A technological process with a legal-ethical core

Dec 21, 2023 | News

From October 23-27 2023, Horizon Europe 2024 – the European Research Promotion Agency’s (APRE) annual event – took place with 5 days of information meetings on the themes and calls of the Framework Program for Research and Innovation.

It was a relay of information sessions, insights, and interactions to accompany Italian researchers and innovators “inside” all aspects and opportunities of the Framework Program for the year 2024, with the goal of activating as a national system to participate and win. Together with APRE experts, European Commission officials and national representatives in their respective configurations interacted and presented their point of view and experience.

During the second day of the event, Professor Johanna Blom, IHI-FACILITATE Coordinator, was invited to present the key themes of the project, which originated from a public-private partnership with EFPIA and was coordinated for the first time by Italy.

First, Blom recalled the purpose of FACILITATE, a large consortium of 29 European and non-European partners with diverse expertise implemented to create a prototype process for returning individual clinical trial data to participants and for their secondary reuse. Emphasizing how current data protection legislation – the GDPR – represents a limitation to research competitiveness in Europe, Blom referred to FACILITATE as a new process that could be implementable by industry starting with patient needs.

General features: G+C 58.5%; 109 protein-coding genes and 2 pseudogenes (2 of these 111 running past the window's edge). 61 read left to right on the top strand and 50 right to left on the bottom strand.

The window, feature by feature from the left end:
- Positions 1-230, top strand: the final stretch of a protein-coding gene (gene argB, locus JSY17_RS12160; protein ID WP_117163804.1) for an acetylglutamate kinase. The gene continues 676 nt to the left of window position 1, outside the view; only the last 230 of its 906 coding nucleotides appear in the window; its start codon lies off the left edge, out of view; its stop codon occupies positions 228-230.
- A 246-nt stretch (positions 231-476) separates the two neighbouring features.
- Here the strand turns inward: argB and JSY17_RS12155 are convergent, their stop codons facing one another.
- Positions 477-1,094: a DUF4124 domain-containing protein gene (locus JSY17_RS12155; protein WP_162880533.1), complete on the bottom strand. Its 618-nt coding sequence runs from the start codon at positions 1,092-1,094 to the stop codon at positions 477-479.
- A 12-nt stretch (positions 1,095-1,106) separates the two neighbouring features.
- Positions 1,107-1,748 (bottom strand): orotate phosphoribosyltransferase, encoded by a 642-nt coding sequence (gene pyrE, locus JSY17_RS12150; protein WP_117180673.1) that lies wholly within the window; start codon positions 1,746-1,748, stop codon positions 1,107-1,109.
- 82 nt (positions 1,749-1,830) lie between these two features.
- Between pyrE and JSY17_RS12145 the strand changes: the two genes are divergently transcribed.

The consideration of how to reconcile Big Data with current laws led FACILITATE researchers to seek the answer to a series of questions: could good faith GDPR legal safeguards make de facto Europe non-competitive? On what basis to realize secondary use of data? Is consent truly informed in Italy? What can we do that is truly innovative?

FACILITATE is trying to realize the creation of an integrated ethical-legal common core – which is currently absent – based on ethical principles that can be expressed maximally within minimal legal constraints. This ethical-legal core fuels a process which is based on a solid technology system, supported by the continuous input of all stakeholders.

“To overcome the status quo,” Blom concludes “We need to recreate the basis for trust between researchers and patients, find new ethical ways of participation that reconsider the right to opt in and opt out, think about new forms of consent, consider a new way of accessing personal data, because access to good quality data remains impossible with the current limitations.”

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